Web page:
Nimbus, Nectarines, and How not to make a Kite

Edit: This should have been chunked into three posts rather than being thrown out all together. And it needs some heavy editing too… Sorry…

Aside from having a bit heavier work load than usual, and all of us feeling ridiculously tired, we’ve had a fun few weeks. If you don’t mind a boring blog entry, I figure I’ll fill you in. If you do mind boring blog entries, I’m really not sure what you’re doing here 🙂 Maybe for the advice? Well, I’ll share that first then.

I’d been wanting to take an afternoon to show my kids how to make and fly a kite. Their dear daddy thought the idea of MAKING a kite was silly, that the supplies alone would cost as much as buying three cheap delta-wings at Wal-mart, and the whole thing would be a big waste of time. I considered that option, since I apparently wouldn’t have help managing the project. But then I found out a friend was in town, a friend who also thought the idea of making kites would be lots of fun. So with that support I set out to make a big diamond kite.

Well, Maile couldn’t come after all. So the kids and I spent about an hour, maybe an hour and half fixing our sticks, stretching string around them, and covering the whole thing with a piece of plastic tablecloth for strength. Not the best project for four kids under age 6 (we had a few school friends with us). Then we spent about 30 seconds trying to fly it, before the little sweeties accidentally snapped it in half. You can see a picture of the results in the extended entry.

Thanks to Ethan’s awesome teacher and FamilyFun Magazine
though, I did learn of a way to make SIMPLE kites with the kids next time. You can read about that here, or you can go on and read the rest of our adventures and misadventures for the week.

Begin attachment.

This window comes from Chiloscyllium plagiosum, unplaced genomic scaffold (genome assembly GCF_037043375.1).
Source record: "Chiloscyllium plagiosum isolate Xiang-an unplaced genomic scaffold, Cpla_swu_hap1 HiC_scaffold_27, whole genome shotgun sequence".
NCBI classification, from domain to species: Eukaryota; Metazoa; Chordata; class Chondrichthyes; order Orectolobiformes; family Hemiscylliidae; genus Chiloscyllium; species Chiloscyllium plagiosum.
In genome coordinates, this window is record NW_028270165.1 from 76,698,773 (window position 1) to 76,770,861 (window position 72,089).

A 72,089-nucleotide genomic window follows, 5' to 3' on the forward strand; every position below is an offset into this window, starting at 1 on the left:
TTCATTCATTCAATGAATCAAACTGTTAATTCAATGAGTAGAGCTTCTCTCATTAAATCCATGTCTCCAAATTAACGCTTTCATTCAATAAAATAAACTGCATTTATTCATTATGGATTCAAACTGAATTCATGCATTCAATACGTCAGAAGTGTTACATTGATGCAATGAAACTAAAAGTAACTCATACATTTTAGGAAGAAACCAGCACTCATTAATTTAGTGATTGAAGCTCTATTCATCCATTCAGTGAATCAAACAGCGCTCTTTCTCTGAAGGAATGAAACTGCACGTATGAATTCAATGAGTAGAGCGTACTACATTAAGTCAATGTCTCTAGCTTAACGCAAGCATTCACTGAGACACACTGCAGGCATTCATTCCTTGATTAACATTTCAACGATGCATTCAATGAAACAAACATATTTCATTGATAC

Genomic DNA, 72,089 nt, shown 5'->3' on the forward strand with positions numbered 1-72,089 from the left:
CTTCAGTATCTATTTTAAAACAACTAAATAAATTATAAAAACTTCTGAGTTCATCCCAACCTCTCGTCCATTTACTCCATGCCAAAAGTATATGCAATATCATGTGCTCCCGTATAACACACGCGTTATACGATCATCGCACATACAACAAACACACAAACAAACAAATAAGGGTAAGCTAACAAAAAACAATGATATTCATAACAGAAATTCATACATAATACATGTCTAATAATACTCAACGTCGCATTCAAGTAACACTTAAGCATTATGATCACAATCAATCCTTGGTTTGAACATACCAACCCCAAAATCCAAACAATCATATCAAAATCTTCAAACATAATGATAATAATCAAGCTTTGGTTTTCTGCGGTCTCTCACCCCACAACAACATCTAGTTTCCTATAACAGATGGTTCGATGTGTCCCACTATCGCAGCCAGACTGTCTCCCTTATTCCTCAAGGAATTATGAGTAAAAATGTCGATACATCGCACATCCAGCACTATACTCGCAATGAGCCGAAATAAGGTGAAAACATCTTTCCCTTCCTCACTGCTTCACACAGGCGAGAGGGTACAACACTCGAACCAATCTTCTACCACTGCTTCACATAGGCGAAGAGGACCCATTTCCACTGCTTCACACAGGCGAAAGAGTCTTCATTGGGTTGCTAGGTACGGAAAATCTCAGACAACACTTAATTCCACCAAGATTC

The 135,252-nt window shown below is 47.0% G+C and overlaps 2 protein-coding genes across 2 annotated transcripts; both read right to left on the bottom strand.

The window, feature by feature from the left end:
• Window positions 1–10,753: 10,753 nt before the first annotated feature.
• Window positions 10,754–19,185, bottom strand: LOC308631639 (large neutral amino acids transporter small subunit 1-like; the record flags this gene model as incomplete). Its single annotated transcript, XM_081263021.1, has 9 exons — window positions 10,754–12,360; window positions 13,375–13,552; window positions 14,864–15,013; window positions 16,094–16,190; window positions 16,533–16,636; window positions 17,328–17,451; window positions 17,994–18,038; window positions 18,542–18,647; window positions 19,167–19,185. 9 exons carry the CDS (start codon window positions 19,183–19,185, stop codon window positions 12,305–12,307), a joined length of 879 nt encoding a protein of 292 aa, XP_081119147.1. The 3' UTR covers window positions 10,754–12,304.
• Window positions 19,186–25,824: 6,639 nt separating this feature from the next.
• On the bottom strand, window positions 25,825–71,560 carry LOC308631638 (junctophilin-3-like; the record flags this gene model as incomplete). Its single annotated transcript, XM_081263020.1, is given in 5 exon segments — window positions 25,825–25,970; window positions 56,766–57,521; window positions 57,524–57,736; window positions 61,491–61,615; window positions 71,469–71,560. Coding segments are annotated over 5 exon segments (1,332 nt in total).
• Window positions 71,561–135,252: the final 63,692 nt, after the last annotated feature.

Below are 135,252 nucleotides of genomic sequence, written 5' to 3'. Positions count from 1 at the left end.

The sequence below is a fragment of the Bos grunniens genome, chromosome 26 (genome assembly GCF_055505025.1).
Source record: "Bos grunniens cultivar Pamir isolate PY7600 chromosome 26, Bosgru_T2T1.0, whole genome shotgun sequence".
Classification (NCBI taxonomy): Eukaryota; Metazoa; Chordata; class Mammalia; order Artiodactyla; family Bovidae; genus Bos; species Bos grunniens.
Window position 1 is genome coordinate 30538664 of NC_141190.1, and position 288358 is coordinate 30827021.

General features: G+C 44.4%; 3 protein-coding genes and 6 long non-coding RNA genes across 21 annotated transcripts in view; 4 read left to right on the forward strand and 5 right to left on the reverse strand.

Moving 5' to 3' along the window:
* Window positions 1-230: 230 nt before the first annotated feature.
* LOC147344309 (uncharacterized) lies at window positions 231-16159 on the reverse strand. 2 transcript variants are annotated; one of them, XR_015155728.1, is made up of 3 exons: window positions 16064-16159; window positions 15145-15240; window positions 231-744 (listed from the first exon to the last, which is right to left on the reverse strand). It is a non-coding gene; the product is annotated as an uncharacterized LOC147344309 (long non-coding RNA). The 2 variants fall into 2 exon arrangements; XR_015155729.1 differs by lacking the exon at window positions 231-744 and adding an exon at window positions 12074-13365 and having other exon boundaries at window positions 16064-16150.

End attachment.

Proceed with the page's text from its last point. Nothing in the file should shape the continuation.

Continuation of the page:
Have I ever said my yard is a bit overgrown, and that I like it that way? And that my opinion is highly unpopular? Well, officially now, half my yard feels sad and barren (and rather hot in the afternoon I might add), as my husband and the neighbors conspired to cut down all the large trees on the west side. Still, I got ONE pleasant surprise this spring. Presumably, some kid was eating a nectarine in the tree fort and decided to toss the pit into the wild vinca below. At least I’m guessing it was a nectarine. You’ll have to look at the picture and tell me. You know what they say, when one tree is felled, a new one grows in its place. Er. Maybe they don’t say that, but I think they should.

Is this a volunteer nectarine tree?  I think so
Is this a volunteer nectarine tree? I think so

*On the popular bit, I just remembered something Mary said that made me laugh a few years back. I should write it down before I forget. In fact I’ve forgotten half the story, only that I was startled to hear the word ‘Popular’ tumble out of a little 4 year old Mary’s mouth, in reference to which game she wanted to play or which dance she wanted to dance, or which shoe she wanted to wear. Something along those lines, and she’d said, “Well such and such is more popular than this and that”. She hadn’t even been to pre-school yet — how could she be possibly be concerned with popularity? The conversation that ensued went something like this:

Me: “What do you mean when you say popular?”
Mary: “What do YOU mean when YOU say popular?”
Me: “I didn’t think I said it.”
Mary: “On our walk you said, ‘Look at that big popular tree!'”

In other news, we’re getting a kitten. Nimbus is fluffy and all-grey with eyes the color of the sky after a storm — for now at least — I’m told they’ll turn yellow; we’ll see. For weeks we’d been told Nimbus was a girl. Then I took a look myself and noticed a few extras I would never expect in a girl kitty. In case anyone is wondering or has been told otherwise: male kittens have nipples, so looking for them is not a reliable way of determining whether a kitty is a boy or girl. Nimbus also has a “sister” named Misty who has extra bits. Maybe they can change his name to “Mister.”

Anyway, here he is winking at me:

He's about to fall asleep
He
Sweet sleepy Nimbus
Sweet sleepy Nimbus

And last but not least, here’s our lovely kite:

How not to make a kite
How not to make a kite

One thought on “Nimbus, Nectarines, and How not to make a Kite

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